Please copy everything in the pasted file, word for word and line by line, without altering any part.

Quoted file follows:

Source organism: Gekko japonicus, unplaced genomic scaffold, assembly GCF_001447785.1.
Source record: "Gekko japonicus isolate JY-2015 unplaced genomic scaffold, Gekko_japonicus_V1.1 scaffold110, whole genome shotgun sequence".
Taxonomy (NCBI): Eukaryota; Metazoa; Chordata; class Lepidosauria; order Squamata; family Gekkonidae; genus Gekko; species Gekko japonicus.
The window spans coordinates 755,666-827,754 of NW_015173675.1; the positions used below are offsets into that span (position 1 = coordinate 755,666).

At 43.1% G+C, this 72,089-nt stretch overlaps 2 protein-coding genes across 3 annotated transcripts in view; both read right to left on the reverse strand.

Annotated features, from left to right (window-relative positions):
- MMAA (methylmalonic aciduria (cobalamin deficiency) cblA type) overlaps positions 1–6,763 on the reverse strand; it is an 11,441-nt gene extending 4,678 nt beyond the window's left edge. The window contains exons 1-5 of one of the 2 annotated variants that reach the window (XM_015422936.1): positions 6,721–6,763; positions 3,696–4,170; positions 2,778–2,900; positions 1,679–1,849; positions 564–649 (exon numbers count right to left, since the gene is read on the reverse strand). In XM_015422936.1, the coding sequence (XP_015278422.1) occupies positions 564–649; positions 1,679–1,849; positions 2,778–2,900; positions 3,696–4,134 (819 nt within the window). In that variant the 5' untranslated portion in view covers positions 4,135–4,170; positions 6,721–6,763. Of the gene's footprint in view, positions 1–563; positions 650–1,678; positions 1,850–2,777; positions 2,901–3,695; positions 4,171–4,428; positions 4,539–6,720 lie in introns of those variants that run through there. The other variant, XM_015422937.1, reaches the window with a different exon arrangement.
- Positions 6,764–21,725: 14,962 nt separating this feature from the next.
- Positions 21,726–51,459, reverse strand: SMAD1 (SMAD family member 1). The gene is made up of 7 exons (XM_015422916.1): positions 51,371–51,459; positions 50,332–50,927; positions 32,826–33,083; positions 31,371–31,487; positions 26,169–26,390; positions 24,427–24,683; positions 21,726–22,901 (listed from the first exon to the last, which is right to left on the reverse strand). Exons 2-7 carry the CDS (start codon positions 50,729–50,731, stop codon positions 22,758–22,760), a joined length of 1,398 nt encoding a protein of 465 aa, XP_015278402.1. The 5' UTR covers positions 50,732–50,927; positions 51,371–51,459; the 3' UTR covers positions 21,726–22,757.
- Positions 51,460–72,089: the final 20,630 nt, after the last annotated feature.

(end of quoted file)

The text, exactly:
Source organism: Gekko japonicus, unplaced genomic scaffold, assembly GCF_001447785.1.
Source record: "Gekko japonicus isolate JY-2015 unplaced genomic scaffold, Gekko_japonicus_V1.1 scaffold110, whole genome shotgun sequence".
Taxonomy (NCBI): Eukaryota; Metazoa; Chordata; class Lepidosauria; order Squamata; family Gekkonidae; genus Gekko; species Gekko japonicus.
The window spans coordinates 755,666-827,754 of NW_015173675.1; the positions used below are offsets into that span (position 1 = coordinate 755,666).

At 43.1% G+C, this 72,089-nt stretch overlaps 2 protein-coding genes across 3 annotated transcripts in view; both read right to left on the reverse strand.

Annotated features, from left to right (window-relative positions):
- MMAA (methylmalonic aciduria (cobalamin deficiency) cblA type) overlaps positions 1–6,763 on the reverse strand; it is an 11,441-nt gene extending 4,678 nt beyond the window's left edge. The window contains exons 1-5 of one of the 2 annotated variants that reach the window (XM_015422936.1): positions 6,721–6,763; positions 3,696–4,170; positions 2,778–2,900; positions 1,679–1,849; positions 564–649 (exon numbers count right to left, since the gene is read on the reverse strand). In XM_015422936.1, the coding sequence (XP_015278422.1) occupies positions 564–649; positions 1,679–1,849; positions 2,778–2,900; positions 3,696–4,134 (819 nt within the window). In that variant the 5' untranslated portion in view covers positions 4,135–4,170; positions 6,721–6,763. Of the gene's footprint in view, positions 1–563; positions 650–1,678; positions 1,850–2,777; positions 2,901–3,695; positions 4,171–4,428; positions 4,539–6,720 lie in introns of those variants that run through there. The other variant, XM_015422937.1, reaches the window with a different exon arrangement.
- Positions 6,764–21,725: 14,962 nt separating this feature from the next.
- Positions 21,726–51,459, reverse strand: SMAD1 (SMAD family member 1). The gene is made up of 7 exons (XM_015422916.1): positions 51,371–51,459; positions 50,332–50,927; positions 32,826–33,083; positions 31,371–31,487; positions 26,169–26,390; positions 24,427–24,683; positions 21,726–22,901 (listed from the first exon to the last, which is right to left on the reverse strand). Exons 2-7 carry the CDS (start codon positions 50,729–50,731, stop codon positions 22,758–22,760), a joined length of 1,398 nt encoding a protein of 465 aa, XP_015278402.1. The 5' UTR covers positions 50,732–50,927; positions 51,371–51,459; the 3' UTR covers positions 21,726–22,757.
- Positions 51,460–72,089: the final 20,630 nt, after the last annotated feature.